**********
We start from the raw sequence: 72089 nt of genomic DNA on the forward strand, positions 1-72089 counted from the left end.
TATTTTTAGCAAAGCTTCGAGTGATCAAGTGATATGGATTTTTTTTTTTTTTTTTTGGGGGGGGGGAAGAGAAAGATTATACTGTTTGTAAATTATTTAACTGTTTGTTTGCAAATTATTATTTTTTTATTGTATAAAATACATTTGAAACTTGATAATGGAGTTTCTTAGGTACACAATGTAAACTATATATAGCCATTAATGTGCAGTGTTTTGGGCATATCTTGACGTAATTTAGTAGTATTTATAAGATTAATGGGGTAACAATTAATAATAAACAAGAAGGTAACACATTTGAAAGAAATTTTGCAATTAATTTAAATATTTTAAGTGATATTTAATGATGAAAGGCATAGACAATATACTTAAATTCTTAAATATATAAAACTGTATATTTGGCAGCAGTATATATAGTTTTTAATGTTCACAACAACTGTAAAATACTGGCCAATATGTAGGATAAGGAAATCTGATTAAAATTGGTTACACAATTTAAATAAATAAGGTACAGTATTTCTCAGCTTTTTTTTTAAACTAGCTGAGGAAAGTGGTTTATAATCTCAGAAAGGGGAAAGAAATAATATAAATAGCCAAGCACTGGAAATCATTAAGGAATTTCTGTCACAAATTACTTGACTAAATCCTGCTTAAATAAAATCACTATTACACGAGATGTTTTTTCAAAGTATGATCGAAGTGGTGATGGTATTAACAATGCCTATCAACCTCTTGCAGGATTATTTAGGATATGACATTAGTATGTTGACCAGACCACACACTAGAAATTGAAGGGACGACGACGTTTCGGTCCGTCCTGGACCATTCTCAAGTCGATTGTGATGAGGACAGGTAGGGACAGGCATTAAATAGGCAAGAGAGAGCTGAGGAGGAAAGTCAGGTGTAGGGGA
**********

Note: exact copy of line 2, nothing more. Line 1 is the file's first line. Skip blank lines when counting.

TATTTTTAGCAAAGCTTCGAGTGATCAAGTGATATGGATTTTTTTTTTTTTTTTTTGGGGGGGGGGAAGAGAAAGATTATACTGTTTGTAAATTATTTAACTGTTTGTTTGCAAATTATTATTTTTTTATTGTATAAAATACATTTGAAACTTGATAATGGAGTTTCTTAGGTACACAATGTAAACTATATATAGCCATTAATGTGCAGTGTTTTGGGCATATCTTGACGTAATTTAGTAGTATTTATAAGATTAATGGGGTAACAATTAATAATAAACAAGAAGGTAACACATTTGAAAGAAATTTTGCAATTAATTTAAATATTTTAAGTGATATTTAATGATGAAAGGCATAGACAATATACTTAAATTCTTAAATATATAAAACTGTATATTTGGCAGCAGTATATATAGTTTTTAATGTTCACAACAACTGTAAAATACTGGCCAATATGTAGGATAAGGAAATCTGATTAAAATTGGTTACACAATTTAAATAAATAAGGTACAGTATTTCTCAGCTTTTTTTTTAAACTAGCTGAGGAAAGTGGTTTATAATCTCAGAAAGGGGAAAGAAATAATATAAATAGCCAAGCACTGGAAATCATTAAGGAATTTCTGTCACAAATTACTTGACTAAATCCTGCTTAAATAAAATCACTATTACACGAGATGTTTTTTCAAAGTATGATCGAAGTGGTGATGGTATTAACAATGCCTATCAACCTCTTGCAGGATTATTTAGGATATGACATTAGTATGTTGACCAGACCACACACTAGAAATTGAAGGGACGACGACGTTTCGGTCCGTCCTGGACCATTCTCAAGTCGATTGTGATGAGGACAGGTAGGGACAGGCATTAAATAGGCAAGAGAGAGCTGAGGAGGAAAGTCAGGTGTAGGGGA